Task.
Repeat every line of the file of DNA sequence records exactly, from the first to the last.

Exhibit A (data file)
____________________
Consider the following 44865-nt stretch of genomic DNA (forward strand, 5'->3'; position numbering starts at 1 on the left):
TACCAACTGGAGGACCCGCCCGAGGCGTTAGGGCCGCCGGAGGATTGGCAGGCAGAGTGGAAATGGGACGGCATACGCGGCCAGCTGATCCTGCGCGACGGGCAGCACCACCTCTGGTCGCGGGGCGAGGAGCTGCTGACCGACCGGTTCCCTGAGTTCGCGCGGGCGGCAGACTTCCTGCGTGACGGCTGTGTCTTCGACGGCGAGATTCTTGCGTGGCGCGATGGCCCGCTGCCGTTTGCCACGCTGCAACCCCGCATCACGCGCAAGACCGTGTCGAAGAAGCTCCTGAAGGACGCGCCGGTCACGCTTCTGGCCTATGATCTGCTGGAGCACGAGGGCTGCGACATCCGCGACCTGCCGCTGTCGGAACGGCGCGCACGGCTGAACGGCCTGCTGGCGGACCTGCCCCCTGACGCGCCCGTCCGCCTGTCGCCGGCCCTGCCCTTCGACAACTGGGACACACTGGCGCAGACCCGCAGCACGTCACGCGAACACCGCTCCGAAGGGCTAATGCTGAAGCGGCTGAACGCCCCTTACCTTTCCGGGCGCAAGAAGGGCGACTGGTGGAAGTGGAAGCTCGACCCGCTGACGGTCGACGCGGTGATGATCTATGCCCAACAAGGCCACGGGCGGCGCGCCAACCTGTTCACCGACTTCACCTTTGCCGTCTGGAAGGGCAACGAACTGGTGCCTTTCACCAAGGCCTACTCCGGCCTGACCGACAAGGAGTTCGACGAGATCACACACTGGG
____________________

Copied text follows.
Consider the following 44865-nt stretch of genomic DNA (forward strand, 5'->3'; position numbering starts at 1 on the left):
TACCAACTGGAGGACCCGCCCGAGGCGTTAGGGCCGCCGGAGGATTGGCAGGCAGAGTGGAAATGGGACGGCATACGCGGCCAGCTGATCCTGCGCGACGGGCAGCACCACCTCTGGTCGCGGGGCGAGGAGCTGCTGACCGACCGGTTCCCTGAGTTCGCGCGGGCGGCAGACTTCCTGCGTGACGGCTGTGTCTTCGACGGCGAGATTCTTGCGTGGCGCGATGGCCCGCTGCCGTTTGCCACGCTGCAACCCCGCATCACGCGCAAGACCGTGTCGAAGAAGCTCCTGAAGGACGCGCCGGTCACGCTTCTGGCCTATGATCTGCTGGAGCACGAGGGCTGCGACATCCGCGACCTGCCGCTGTCGGAACGGCGCGCACGGCTGAACGGCCTGCTGGCGGACCTGCCCCCTGACGCGCCCGTCCGCCTGTCGCCGGCCCTGCCCTTCGACAACTGGGACACACTGGCGCAGACCCGCAGCACGTCACGCGAACACCGCTCCGAAGGGCTAATGCTGAAGCGGCTGAACGCCCCTTACCTTTCCGGGCGCAAGAAGGGCGACTGGTGGAAGTGGAAGCTCGACCCGCTGACGGTCGACGCGGTGATGATCTATGCCCAACAAGGCCACGGGCGGCGCGCCAACCTGTTCACCGACTTCACCTTTGCCGTCTGGAAGGGCAACGAACTGGTGCCTTTCACCAAGGCCTACTCCGGCCTGACCGACAAGGAGTTCGACGAGATCACACACTGGG